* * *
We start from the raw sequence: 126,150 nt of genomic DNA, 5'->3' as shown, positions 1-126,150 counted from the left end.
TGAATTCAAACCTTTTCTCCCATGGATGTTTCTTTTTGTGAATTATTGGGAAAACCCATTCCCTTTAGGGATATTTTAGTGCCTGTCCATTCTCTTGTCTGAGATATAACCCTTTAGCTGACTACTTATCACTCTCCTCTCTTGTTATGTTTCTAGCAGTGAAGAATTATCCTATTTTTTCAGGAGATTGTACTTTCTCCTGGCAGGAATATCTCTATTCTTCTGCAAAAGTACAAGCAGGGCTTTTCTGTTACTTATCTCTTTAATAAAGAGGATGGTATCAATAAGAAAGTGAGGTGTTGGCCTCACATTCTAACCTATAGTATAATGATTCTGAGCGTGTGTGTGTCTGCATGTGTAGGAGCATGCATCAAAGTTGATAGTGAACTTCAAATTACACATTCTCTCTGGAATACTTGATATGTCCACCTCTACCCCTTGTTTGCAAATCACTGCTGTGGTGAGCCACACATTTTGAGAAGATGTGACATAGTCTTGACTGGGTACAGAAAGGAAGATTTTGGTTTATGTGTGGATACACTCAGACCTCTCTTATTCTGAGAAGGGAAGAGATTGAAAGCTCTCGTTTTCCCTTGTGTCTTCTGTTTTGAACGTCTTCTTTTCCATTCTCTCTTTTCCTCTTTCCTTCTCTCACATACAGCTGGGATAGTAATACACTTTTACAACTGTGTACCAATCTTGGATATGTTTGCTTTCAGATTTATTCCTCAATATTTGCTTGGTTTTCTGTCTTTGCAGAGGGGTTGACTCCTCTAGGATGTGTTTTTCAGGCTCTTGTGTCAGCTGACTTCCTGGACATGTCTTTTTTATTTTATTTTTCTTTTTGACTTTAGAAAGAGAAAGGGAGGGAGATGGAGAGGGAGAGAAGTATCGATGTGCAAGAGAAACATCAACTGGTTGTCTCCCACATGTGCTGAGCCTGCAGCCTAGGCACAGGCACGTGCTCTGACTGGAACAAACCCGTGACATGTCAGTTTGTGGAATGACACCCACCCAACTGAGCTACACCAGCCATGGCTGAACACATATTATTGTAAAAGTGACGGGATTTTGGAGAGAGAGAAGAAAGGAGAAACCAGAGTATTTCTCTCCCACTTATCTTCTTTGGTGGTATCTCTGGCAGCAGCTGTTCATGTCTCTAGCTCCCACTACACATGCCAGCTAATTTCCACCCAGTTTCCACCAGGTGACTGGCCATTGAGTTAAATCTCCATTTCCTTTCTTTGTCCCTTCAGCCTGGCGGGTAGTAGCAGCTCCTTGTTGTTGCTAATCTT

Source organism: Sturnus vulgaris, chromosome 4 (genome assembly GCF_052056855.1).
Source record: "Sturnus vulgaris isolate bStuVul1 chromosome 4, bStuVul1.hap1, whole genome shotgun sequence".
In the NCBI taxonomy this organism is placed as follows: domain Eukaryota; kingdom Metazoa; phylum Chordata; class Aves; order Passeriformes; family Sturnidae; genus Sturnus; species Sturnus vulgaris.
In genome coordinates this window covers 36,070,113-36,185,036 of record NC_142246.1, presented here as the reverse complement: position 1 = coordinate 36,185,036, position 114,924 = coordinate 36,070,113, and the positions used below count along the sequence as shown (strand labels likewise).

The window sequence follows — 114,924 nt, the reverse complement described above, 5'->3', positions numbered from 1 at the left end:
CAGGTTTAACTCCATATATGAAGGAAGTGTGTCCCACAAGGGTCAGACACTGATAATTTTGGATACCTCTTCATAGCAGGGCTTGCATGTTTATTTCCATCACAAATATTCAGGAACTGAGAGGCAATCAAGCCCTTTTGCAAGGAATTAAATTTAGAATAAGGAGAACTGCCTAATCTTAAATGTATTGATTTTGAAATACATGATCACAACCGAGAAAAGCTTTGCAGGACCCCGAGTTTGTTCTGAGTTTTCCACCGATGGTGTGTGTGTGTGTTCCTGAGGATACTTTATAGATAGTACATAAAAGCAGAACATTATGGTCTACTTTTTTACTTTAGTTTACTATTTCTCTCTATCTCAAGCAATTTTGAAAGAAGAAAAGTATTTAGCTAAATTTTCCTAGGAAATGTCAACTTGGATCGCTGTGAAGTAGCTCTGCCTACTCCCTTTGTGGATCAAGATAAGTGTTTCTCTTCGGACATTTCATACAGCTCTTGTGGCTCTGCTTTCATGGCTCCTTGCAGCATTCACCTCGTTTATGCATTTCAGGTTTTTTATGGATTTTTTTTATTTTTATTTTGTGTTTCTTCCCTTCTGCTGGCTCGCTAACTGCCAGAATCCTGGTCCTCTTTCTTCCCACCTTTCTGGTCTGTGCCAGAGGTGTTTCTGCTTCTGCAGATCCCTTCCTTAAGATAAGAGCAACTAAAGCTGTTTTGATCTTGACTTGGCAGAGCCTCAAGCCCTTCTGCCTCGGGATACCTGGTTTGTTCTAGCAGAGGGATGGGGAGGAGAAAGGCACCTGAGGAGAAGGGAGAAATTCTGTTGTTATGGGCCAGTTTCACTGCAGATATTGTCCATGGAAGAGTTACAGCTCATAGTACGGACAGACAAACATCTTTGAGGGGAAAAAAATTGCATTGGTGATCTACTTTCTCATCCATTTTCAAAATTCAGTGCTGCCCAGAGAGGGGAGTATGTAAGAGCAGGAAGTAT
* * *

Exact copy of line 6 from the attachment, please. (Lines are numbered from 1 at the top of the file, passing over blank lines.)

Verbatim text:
In genome coordinates this window covers 36,070,113-36,185,036 of record NC_142246.1, presented here as the reverse complement: position 1 = coordinate 36,185,036, position 114,924 = coordinate 36,070,113, and the positions used below count along the sequence as shown (strand labels likewise).